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This article is from the Dictionary of North Carolina Biography, 6 volumes, edited by William S. Powell. Copyright ©1979-1996 by the University of North Carolina Press. Used by permission of the publisher. For personal use and not for further distribution. Please submit permission requests for other use directly to the publisher.

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Stevenson, (Little Gabriel) William

by Louis A. Brown, 1994; Revised by Jared Dease, Government and Heritage Library, January 2023


Map of Fourth Creek Congregation near Statesville (present day Iredell County), showing landowners. Published 1847 based on a 1773 map by William Sharpe. In the State Archives of North Carolina. Presented by North Carolina Maps online at the University of North Carolina at Chapel Hill.(Little Gabriel) William Stevenson, the original ancestor of an American family that produced two vice-presidents of the United States and a nominee for the office of president, was born in Antrim County, province of Ulster, Ireland. His father, Robert, had migrated to Ireland from Scotland in the early 1700s. William's education consisted of a seven-year apprenticeship to a tailor, which prevented him from leaving for America with his widowed mother and siblings in the early 1740s. Once he had completed the apprenticeship, he joined the family in present Washington County, Pa., in 1748.

William had changed the spelling of the family name from Stephenson to Stevenson by about 1780. He was the ancestor of Vice-presidents Adlai Stevenson I (1892–96) and Alban Barkley (1948–52). Adlai Stevenson I was the grandfather of the late Adlai E. Stevenson II, who was the governor of Illinois, a Democratic nominee for the office of president of the United States (1952 and 1956), and later ambassador to the United Nations. Governor Stevenson was the father of Adlai E. Stevenson III, a U.S. senator from Illinois. There is reason to believe that William Stevenson's nephew, George Stephenson, was the Englishman, George Stephenson (1781–1848), who contributed much to the success of the steam locomotive. On a few occasions the American Stevensons claimed that George Stephenson was "some of our people."

William Stevenson married Mary McLelland, also a Scots-Irish immigrant, in the early 1750s, and moved from Pennsylvania to Rowan County in 1762. He received a grant of 369 acres from Earl Granville in present-day Iredell County. Best remembered in his community for being a devout Christian of the Presbyterian faith, he was among the first board of elders elected to the Fourth Creek Presbyterian Church (now the First Presbyterian Church of Statesville). In prayer he impressed others with his fervor and, like the Angel Gabriel, appeared to be speaking directly to God. This boldness accounts for his receiving the title of Little Gabriel, by which he was widely remembered. A great-grandson, Adlai E. Stevenson I, who visited Statesville one hundred years later (1876), declared in a letter to his mother that the expression "Little Gabriel" was well known because "they talk about 'Little Gabriel' as familiarly in Statesville as if they had seen him day before yesterday." Perhaps the most notable instance of his power of prayer came when he prayed that the "deaf and dumb" spirit would depart from his beloved paster, the Reverend Dr. James Hall, so that Hall could again be able to "hear the promises of the Word and preach the gospel to this dying people." Following Elder Stevenson's prayer, which "touched many hearts," Hall resumed his preaching.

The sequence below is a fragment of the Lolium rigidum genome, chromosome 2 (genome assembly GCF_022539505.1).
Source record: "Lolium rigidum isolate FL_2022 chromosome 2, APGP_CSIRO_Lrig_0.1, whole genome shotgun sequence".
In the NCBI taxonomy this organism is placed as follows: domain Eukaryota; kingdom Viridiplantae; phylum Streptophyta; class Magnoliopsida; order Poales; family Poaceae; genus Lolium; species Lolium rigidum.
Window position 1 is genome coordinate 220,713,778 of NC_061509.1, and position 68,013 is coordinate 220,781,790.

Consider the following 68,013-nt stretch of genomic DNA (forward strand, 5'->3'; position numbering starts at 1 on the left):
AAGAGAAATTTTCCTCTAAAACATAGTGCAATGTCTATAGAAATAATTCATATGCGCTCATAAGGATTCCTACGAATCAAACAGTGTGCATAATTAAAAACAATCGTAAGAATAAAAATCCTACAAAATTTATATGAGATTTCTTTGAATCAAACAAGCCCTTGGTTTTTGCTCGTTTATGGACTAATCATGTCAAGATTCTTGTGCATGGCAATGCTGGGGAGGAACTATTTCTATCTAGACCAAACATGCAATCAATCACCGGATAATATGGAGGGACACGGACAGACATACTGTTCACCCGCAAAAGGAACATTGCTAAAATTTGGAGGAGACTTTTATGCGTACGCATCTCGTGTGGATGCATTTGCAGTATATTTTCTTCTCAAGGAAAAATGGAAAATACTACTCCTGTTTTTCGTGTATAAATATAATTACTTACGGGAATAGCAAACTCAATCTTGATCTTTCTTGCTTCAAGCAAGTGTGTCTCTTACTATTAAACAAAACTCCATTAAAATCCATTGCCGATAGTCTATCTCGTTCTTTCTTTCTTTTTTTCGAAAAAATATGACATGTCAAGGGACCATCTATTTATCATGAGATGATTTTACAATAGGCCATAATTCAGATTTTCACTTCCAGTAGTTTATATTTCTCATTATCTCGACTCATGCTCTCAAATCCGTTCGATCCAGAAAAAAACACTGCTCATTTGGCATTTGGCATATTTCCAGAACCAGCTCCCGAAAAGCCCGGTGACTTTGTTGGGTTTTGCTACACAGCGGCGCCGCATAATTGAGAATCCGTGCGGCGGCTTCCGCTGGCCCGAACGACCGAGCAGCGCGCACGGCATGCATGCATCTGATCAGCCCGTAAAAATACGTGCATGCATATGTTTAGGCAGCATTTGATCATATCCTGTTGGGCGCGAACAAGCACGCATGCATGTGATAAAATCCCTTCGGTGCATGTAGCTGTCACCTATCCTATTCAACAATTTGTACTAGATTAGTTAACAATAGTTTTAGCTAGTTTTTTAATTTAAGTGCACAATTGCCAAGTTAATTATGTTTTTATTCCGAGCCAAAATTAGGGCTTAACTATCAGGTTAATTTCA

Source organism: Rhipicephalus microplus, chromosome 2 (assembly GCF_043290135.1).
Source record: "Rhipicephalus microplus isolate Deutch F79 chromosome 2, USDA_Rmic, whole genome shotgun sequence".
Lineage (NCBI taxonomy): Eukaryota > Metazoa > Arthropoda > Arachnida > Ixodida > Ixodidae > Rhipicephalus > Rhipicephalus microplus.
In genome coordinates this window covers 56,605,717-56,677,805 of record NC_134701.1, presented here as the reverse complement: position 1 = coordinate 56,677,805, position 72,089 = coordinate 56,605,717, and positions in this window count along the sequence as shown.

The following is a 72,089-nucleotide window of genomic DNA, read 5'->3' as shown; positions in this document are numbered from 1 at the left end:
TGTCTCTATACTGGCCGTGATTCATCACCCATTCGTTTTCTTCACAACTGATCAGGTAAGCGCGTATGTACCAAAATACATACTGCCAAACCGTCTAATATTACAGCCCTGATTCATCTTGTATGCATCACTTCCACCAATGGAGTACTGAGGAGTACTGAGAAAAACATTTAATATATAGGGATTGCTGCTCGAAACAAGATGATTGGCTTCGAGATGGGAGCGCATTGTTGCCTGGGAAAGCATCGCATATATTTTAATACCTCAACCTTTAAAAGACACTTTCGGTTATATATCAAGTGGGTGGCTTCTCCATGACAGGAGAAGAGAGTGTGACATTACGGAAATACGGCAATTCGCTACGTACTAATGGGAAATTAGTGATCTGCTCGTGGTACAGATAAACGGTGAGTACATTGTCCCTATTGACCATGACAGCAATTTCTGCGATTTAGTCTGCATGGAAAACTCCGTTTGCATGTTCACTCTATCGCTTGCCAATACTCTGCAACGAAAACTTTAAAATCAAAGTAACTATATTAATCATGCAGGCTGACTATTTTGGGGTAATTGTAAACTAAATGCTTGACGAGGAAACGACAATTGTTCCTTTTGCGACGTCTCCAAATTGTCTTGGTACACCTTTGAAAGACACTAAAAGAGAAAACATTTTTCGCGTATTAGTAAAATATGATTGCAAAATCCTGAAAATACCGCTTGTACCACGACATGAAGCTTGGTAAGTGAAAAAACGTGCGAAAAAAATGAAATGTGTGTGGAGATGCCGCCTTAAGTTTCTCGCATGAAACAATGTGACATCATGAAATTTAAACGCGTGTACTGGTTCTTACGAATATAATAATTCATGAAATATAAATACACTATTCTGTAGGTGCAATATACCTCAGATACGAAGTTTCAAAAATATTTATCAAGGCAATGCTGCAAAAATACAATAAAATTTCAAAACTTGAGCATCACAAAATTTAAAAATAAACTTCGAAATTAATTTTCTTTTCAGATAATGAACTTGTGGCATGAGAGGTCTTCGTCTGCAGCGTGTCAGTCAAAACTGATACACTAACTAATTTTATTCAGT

In 1896 Stevenson was described as a man of "low stature" whose character exhibited a "quiet self assured manner." He spoke with a "soft, clear, far-carrying voice" according to great-grandson Andrew P. McCormick, who was then a district federal judge in Texas. McCormick said that his great-grandfather prospered in "his basket and store." Over the years Stevenson increased his land-holdings to nearly 3,400 acres, which included part of the land on which the modern city of Statesville is located. He also enslaved some people but apparently did not aspire to hold public office.

William and Mary Stevenson had twelve children, most of whom settled in Iredell County. They included Thomas, John, William, Mary, James, Joseph, Mary, Robert, Moses, Jane, Nancy, and Elizabeth. The two Marys died in infancy, and Thomas was killed in the Revolutionary War while a soldier in the Continental army. The third son, William, participated in the Battles of Cowan's Ford and Guilford Court House. Their fourth son, James, was the ancestor of the three descendants who later bore the name of Adlai Ewing Stevenson. The youngest daughter, Elizabeth, was the ancestor of Vice-President Alban Barkley.

William Stevenson died during the spring of 1809 and was buried in the Fourth Creek Burying Ground, Statesville.


Family letters, notes, and genealogical tables (possession of Miss Mabel Stevenson and Tom Stevenson, Stony Point, N.C.).

Samuel Harris Stevenson and others, A History and Genealogical Record of the Stevenson Family from 1748 to 1926 (1926)., (accessed December 19, 2013).

Additional Resources:

Baker, Jean H. 1996. The Stevensons: a biography of an American family. New York: W.W. Norton & Co., (accessed December 19, 2013).

Image Credits:

Sharpe, William.  Map of Fourth Creek Congregation [Iredell County, North Carolina]. Map. 1773 [pub. 1847]. MC.054.1773s, State Archives of North Carolina.  North Carolina Maps, the University of North Carolina at Chapel Hill., (accessed December 19, 2013).